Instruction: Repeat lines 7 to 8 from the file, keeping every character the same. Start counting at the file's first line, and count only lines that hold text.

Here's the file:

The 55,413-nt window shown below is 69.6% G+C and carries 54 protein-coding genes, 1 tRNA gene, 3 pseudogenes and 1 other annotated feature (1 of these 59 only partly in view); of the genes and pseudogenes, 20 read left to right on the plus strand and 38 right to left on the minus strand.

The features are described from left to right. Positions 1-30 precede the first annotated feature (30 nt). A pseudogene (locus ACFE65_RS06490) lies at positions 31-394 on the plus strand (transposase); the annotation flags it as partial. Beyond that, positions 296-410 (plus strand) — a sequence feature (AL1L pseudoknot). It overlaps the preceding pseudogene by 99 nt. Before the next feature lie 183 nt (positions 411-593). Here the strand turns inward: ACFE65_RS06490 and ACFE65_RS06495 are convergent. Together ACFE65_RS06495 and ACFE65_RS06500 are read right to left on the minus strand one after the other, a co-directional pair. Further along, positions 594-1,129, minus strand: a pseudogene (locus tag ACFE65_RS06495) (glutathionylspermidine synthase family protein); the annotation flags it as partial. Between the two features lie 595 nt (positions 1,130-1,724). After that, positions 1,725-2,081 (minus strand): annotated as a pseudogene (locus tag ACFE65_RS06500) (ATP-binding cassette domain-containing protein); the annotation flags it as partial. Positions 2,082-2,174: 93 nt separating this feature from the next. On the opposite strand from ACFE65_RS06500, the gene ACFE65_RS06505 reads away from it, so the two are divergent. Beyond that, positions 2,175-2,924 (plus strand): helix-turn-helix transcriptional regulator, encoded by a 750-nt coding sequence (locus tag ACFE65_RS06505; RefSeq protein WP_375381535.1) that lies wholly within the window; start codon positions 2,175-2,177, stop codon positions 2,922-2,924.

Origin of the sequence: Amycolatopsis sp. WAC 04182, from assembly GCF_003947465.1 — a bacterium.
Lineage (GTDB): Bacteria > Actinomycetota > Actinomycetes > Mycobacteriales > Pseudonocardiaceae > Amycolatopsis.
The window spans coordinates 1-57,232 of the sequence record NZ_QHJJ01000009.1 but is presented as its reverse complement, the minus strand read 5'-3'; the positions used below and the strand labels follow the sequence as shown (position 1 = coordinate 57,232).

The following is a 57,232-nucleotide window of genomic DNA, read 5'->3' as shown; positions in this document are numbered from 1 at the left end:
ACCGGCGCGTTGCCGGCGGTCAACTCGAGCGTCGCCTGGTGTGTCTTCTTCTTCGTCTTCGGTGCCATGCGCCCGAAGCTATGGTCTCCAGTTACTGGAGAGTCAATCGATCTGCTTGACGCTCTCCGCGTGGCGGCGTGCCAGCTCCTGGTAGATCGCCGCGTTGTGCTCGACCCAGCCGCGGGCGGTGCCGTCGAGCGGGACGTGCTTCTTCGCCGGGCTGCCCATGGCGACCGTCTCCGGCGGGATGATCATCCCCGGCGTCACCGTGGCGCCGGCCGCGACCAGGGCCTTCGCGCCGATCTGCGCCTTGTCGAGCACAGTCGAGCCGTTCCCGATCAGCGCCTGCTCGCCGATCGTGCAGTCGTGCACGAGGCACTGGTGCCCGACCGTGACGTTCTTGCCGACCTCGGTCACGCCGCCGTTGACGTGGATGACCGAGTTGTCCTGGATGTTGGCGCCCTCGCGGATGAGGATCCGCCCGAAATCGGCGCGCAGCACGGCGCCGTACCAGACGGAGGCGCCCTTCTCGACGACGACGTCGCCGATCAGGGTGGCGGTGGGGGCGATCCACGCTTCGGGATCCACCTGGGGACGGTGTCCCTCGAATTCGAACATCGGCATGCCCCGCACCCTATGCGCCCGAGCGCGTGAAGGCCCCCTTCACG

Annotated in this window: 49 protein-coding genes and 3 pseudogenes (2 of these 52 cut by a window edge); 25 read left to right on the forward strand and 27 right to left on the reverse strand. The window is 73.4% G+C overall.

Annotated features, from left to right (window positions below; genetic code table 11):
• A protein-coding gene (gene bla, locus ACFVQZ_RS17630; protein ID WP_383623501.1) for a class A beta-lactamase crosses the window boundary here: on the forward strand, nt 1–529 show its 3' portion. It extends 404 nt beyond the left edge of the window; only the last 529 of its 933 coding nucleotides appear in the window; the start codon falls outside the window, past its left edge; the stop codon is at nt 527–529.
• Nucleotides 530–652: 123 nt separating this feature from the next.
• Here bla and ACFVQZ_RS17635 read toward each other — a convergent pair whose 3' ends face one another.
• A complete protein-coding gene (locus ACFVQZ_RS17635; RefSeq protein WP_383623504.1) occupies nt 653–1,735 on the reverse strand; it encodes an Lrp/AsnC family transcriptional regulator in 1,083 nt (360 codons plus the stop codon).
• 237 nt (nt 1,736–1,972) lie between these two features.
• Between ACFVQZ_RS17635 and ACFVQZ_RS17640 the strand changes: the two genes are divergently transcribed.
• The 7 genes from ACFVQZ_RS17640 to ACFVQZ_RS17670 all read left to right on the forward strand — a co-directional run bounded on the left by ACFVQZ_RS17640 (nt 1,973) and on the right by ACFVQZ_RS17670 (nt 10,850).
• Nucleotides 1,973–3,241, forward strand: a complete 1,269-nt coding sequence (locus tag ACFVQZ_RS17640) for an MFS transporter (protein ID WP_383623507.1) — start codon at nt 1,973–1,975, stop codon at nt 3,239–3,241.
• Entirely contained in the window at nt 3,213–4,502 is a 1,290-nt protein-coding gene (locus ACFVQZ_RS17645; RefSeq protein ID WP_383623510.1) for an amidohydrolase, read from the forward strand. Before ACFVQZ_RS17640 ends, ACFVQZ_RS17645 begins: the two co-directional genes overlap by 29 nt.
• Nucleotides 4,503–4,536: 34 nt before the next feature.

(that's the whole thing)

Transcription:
ACCGGCGCGTTGCCGGCGGTCAACTCGAGCGTCGCCTGGTGTGTCTTCTTCTTCGTCTTCGGTGCCATGCGCCCGAAGCTATGGTCTCCAGTTACTGGAGAGTCAATCGATCTGCTTGACGCTCTCCGCGTGGCGGCGTGCCAGCTCCTGGTAGATCGCCGCGTTGTGCTCGACCCAGCCGCGGGCGGTGCCGTCGAGCGGGACGTGCTTCTTCGCCGGGCTGCCCATGGCGACCGTCTCCGGCGGGATGATCATCCCCGGCGTCACCGTGGCGCCGGCCGCGACCAGGGCCTTCGCGCCGATCTGCGCCTTGTCGAGCACAGTCGAGCCGTTCCCGATCAGCGCCTGCTCGCCGATCGTGCAGTCGTGCACGAGGCACTGGTGCCCGACCGTGACGTTCTTGCCGACCTCGGTCACGCCGCCGTTGACGTGGATGACCGAGTTGTCCTGGATGTTGGCGCCCTCGCGGATGAGGATCCGCCCGAAATCGGCGCGCAGCACGGCGCCGTACCAGACGGAGGCGCCCTTCTCGACGACGACGTCGCCGATCAGGGTGGCGGTGGGGGCGATCCACGCTTCGGGATCCACCTGGGGACGGTGTCCCTCGAATTCGAACATCGGCATGCCCCGCACCCTATGCGCCCGAGCGCGTGAAGGCCCCCTTCACG

Annotated in this window: 49 protein-coding genes and 3 pseudogenes (2 of these 52 cut by a window edge); 25 read left to right on the forward strand and 27 right to left on the reverse strand. The window is 73.4% G+C overall.